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Brick Lane in the morning

8 July 2005

I never realised how busy Brick Lane always is until it wasn’t. I was sorely aware this morning on my way to openDemocracy’s office that I had no tikka touts, courier bicycles or even asymmetrical haircuts to bustle past. I guess all London is still slowly returning from the shadows, but something about a quiet Brick Lane was particularly potent.

Brick Lane has long been a first generation immigrant community; from Huguenots to Irish, Jews to the current Bangladeshi community. Traces from all these groups are visible all around in architecture, shops and cafes, but something’s changed recently. Nothing tangible, but the air somehow hardened when a van of riot police drove up Hanbury Street, in anticipation of violence, on 5 May.

Bethnal Green and Bow, long a safe Labour seat, was taken by George Galloway (of the Respect coalition) in the general elections amid a venomous and divisive campaign. Galloway rode victoriously into Tower Hamlets on a single issue – the Iraq war, his choice of a predominantly Muslim ward coolly calculated.

Not that this was an inherently bad tactic. Of course the anti-war movement felt frustrated and politically marginalised, but there’s an acute difference between uniting people around a particular cause and dividing them over it. Galloway’s victory speech was the antithesis of pragmatic reconciliation and nobility, and he’s done little but condemn the “murdering” Messrs Blair and Bush since.

Galloway hasn’t offered any leadership or consolations for the families of the dead and wounded at Aldgate station, in his constituency, but has rather inflamed the situation with his accusations that Blair brought this to London, that somehow terrorism is a justified reaction to war.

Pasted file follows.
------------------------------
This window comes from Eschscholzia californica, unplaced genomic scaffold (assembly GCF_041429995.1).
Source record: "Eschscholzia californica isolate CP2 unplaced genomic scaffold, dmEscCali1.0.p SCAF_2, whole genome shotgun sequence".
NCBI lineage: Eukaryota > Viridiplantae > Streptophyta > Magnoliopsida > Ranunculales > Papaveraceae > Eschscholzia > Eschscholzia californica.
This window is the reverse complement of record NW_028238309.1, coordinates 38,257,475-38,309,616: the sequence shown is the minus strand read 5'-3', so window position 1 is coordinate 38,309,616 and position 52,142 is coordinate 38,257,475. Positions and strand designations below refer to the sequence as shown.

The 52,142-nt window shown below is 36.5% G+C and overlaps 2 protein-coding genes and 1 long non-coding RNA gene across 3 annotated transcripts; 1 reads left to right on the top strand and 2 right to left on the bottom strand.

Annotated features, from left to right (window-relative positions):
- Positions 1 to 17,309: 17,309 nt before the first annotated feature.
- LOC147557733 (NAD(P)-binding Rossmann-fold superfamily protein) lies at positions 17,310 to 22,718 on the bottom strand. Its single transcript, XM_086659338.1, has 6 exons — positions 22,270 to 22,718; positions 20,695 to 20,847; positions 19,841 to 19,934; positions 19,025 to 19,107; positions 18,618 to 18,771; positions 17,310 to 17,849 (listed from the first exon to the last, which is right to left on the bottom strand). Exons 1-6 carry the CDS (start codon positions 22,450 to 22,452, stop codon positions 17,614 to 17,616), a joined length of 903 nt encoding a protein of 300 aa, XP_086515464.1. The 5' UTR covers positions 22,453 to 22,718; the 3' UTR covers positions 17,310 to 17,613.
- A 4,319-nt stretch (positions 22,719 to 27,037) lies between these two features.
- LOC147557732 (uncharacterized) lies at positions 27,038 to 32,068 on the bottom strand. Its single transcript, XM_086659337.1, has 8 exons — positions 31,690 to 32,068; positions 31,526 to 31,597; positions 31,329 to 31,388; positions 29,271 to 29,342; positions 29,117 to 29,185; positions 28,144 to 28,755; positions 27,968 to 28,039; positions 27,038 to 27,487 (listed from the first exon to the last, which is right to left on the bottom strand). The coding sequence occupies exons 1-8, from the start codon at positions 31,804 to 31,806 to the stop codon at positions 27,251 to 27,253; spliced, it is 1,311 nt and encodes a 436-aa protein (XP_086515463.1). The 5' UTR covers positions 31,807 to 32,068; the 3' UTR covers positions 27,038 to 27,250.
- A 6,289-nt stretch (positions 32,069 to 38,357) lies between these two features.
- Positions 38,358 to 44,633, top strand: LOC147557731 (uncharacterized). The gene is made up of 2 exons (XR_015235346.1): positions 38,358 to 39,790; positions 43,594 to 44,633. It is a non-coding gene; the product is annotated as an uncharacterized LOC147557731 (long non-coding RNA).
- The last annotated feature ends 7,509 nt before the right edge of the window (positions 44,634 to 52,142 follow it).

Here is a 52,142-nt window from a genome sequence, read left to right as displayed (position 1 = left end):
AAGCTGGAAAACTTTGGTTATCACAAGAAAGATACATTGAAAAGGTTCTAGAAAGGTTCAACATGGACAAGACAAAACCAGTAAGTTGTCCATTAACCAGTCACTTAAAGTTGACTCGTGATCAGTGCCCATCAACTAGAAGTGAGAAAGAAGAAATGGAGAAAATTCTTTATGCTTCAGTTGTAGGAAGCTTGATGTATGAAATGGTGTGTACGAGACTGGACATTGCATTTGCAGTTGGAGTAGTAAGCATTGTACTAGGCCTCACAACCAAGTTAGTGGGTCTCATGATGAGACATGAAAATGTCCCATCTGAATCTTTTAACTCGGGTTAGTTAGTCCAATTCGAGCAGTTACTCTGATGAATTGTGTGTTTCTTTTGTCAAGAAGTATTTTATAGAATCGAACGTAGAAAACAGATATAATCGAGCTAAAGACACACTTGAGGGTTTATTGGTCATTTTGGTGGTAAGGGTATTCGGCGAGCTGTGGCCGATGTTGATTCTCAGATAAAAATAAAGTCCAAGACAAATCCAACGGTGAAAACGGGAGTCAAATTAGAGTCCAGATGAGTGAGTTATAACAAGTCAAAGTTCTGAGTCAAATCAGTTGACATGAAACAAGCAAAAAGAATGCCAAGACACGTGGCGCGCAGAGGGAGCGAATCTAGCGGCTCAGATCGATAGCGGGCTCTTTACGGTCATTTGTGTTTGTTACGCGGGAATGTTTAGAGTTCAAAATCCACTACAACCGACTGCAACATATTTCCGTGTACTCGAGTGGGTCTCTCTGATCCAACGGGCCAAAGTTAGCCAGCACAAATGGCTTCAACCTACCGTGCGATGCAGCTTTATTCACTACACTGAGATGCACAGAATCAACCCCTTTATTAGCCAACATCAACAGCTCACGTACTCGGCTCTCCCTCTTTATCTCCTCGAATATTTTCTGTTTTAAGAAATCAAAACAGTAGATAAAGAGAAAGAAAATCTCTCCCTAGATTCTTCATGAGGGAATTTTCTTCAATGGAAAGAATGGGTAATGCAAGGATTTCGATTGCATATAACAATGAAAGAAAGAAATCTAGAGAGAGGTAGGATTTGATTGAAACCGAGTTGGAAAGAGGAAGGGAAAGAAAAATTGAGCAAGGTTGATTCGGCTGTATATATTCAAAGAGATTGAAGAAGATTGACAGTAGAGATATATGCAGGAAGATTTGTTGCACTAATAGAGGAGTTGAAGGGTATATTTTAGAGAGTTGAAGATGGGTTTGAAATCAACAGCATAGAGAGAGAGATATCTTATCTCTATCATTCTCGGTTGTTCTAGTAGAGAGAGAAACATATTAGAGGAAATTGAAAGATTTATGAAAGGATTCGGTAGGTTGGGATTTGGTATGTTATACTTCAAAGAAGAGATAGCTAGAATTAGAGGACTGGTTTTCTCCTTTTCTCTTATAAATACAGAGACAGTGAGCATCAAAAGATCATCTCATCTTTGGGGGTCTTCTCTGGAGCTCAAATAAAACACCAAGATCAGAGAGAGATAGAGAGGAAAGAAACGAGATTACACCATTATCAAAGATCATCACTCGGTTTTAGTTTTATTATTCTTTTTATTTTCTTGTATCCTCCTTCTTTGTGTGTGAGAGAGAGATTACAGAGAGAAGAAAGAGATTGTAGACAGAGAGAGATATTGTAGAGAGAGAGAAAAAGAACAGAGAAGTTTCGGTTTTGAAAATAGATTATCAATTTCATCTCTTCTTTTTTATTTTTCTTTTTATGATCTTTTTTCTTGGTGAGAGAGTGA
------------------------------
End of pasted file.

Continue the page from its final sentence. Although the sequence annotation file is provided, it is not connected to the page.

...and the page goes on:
When my dear precious city is attacked like this, when it is physically shaken, I want my MP to be local, just for a while.

Stop the secrecy: Publish the NHS COVID data deals


To: Matt Hancock, Secretary of State for Health and Social Care

We’re calling on you to immediately release details of the secret NHS data deals struck with private companies, to deliver the NHS COVID-19 datastore.

We, the public, deserve to know exactly how our personal information has been traded in this ‘unprecedented’ deal with US tech giants like Google, and firms linked to Donald Trump (Palantir) and Vote Leave (Faculty AI).

The COVID-19 datastore will hold private, personal information about every single one of us who relies on the NHS. We don’t want our personal data falling into the wrong hands.

And we don’t want private companies – many with poor reputations for protecting privacy – using it for their own commercial purposes, or to undermine the NHS.

The datastore could be an important tool in tackling the pandemic. But for it to be a success, the public has to be able to trust it.

Today, we urgently call on you to publish all the data-sharing agreements, data-impact assessments, and details of how the private companies stand to profit from their involvement.

The NHS is a precious public institution. Any involvement from private companies should be open to public scrutiny and debate. We need more transparency during this pandemic – not less.


By adding my name to this campaign, I authorise openDemocracy and Foxglove to keep me updated about their important work.

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